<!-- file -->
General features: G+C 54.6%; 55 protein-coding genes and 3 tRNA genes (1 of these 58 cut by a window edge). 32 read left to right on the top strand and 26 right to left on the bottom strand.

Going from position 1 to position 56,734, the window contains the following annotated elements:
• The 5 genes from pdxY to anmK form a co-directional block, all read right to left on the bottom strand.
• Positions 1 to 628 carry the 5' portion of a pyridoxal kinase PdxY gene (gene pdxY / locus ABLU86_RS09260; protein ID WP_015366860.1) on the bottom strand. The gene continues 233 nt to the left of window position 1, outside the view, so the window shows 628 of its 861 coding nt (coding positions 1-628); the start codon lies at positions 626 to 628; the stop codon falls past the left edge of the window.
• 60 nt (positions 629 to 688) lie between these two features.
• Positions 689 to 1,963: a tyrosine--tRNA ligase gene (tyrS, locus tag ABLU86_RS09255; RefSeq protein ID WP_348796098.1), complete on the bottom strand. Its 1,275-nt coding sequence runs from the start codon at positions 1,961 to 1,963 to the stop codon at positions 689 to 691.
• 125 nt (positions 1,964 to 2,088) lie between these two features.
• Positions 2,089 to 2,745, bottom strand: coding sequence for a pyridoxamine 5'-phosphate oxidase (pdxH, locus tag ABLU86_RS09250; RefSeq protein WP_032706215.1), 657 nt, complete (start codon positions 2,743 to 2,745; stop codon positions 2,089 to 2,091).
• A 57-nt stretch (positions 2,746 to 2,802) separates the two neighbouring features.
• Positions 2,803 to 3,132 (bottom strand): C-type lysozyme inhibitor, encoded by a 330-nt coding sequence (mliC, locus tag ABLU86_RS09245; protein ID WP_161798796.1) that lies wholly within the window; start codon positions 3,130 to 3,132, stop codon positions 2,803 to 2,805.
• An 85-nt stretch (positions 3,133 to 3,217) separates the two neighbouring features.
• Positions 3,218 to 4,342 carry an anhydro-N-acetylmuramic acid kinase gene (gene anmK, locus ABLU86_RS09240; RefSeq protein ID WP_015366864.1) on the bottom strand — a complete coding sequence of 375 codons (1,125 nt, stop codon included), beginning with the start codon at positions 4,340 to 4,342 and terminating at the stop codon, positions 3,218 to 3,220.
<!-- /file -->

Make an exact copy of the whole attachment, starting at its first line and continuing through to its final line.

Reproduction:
General features: G+C 54.6%; 55 protein-coding genes and 3 tRNA genes (1 of these 58 cut by a window edge). 32 read left to right on the top strand and 26 right to left on the bottom strand.

Going from position 1 to position 56,734, the window contains the following annotated elements:
• The 5 genes from pdxY to anmK form a co-directional block, all read right to left on the bottom strand.
• Positions 1 to 628 carry the 5' portion of a pyridoxal kinase PdxY gene (gene pdxY / locus ABLU86_RS09260; protein ID WP_015366860.1) on the bottom strand. The gene continues 233 nt to the left of window position 1, outside the view, so the window shows 628 of its 861 coding nt (coding positions 1-628); the start codon lies at positions 626 to 628; the stop codon falls past the left edge of the window.
• 60 nt (positions 629 to 688) lie between these two features.
• Positions 689 to 1,963: a tyrosine--tRNA ligase gene (tyrS, locus tag ABLU86_RS09255; RefSeq protein ID WP_348796098.1), complete on the bottom strand. Its 1,275-nt coding sequence runs from the start codon at positions 1,961 to 1,963 to the stop codon at positions 689 to 691.
• 125 nt (positions 1,964 to 2,088) lie between these two features.
• Positions 2,089 to 2,745, bottom strand: coding sequence for a pyridoxamine 5'-phosphate oxidase (pdxH, locus tag ABLU86_RS09250; RefSeq protein WP_032706215.1), 657 nt, complete (start codon positions 2,743 to 2,745; stop codon positions 2,089 to 2,091).
• A 57-nt stretch (positions 2,746 to 2,802) separates the two neighbouring features.
• Positions 2,803 to 3,132 (bottom strand): C-type lysozyme inhibitor, encoded by a 330-nt coding sequence (mliC, locus tag ABLU86_RS09245; protein ID WP_161798796.1) that lies wholly within the window; start codon positions 3,130 to 3,132, stop codon positions 2,803 to 2,805.
• An 85-nt stretch (positions 3,133 to 3,217) separates the two neighbouring features.
• Positions 3,218 to 4,342 carry an anhydro-N-acetylmuramic acid kinase gene (gene anmK, locus ABLU86_RS09240; RefSeq protein ID WP_015366864.1) on the bottom strand — a complete coding sequence of 375 codons (1,125 nt, stop codon included), beginning with the start codon at positions 4,340 to 4,342 and terminating at the stop codon, positions 3,218 to 3,220.